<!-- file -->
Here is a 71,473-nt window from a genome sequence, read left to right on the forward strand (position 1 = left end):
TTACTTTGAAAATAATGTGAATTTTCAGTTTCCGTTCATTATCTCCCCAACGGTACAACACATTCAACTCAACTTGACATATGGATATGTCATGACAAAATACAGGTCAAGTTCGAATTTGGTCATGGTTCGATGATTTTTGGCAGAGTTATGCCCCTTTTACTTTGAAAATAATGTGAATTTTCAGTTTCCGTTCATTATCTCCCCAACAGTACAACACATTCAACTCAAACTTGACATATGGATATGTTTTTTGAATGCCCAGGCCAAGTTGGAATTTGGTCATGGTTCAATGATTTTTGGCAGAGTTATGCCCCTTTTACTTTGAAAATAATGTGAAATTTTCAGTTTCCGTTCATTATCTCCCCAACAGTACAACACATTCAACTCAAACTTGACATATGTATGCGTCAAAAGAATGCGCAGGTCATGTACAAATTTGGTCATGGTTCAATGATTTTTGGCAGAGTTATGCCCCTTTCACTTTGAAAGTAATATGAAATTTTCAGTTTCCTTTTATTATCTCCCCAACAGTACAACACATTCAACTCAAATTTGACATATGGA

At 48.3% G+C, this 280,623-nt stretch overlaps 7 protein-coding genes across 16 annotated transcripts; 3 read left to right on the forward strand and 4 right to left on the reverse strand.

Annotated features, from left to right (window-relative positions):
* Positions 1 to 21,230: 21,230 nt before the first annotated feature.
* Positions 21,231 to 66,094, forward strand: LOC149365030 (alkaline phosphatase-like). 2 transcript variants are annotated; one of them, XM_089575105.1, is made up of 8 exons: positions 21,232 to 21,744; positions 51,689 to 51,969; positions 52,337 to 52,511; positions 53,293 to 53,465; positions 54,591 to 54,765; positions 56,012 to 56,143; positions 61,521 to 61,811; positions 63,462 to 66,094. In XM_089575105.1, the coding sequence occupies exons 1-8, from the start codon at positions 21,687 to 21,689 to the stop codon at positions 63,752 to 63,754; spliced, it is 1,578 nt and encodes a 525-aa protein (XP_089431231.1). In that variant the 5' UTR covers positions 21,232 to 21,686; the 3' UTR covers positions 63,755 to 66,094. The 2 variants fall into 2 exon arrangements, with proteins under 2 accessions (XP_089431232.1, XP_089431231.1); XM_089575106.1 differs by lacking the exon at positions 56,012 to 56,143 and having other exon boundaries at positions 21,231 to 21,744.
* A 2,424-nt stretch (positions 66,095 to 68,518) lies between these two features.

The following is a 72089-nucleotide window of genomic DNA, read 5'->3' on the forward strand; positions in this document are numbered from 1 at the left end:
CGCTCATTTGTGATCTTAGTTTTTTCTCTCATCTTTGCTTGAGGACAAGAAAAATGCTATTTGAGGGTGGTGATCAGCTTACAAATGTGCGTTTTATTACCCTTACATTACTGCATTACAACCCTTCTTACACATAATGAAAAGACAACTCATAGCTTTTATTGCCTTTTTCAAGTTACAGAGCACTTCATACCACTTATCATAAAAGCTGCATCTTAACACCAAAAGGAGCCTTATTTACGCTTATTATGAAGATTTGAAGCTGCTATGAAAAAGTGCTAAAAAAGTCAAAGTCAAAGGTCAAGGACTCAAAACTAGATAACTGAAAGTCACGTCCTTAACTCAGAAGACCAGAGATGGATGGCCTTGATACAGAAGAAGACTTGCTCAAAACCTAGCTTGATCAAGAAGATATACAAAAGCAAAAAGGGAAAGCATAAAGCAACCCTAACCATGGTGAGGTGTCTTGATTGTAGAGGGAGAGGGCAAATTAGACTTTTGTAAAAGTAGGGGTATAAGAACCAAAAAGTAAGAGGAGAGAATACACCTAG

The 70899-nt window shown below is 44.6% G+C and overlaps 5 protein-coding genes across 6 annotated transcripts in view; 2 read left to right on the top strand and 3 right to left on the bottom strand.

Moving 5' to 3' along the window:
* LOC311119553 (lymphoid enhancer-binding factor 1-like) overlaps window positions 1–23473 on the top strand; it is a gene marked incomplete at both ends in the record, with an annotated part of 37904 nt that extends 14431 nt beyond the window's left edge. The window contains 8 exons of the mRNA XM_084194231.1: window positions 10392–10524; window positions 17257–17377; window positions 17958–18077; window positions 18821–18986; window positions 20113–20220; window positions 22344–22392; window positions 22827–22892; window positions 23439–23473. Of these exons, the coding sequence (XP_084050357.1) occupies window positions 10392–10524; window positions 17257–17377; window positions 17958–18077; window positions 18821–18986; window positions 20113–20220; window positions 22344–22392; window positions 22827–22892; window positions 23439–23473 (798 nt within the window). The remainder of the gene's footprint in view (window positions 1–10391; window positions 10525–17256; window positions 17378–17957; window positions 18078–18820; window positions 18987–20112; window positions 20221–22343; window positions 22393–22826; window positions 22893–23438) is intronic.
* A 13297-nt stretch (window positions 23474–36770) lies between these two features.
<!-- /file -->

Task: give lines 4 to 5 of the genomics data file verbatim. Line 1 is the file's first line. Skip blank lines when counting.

Annotated features, from left to right (window-relative positions):
* Positions 1 to 21,230: 21,230 nt before the first annotated feature.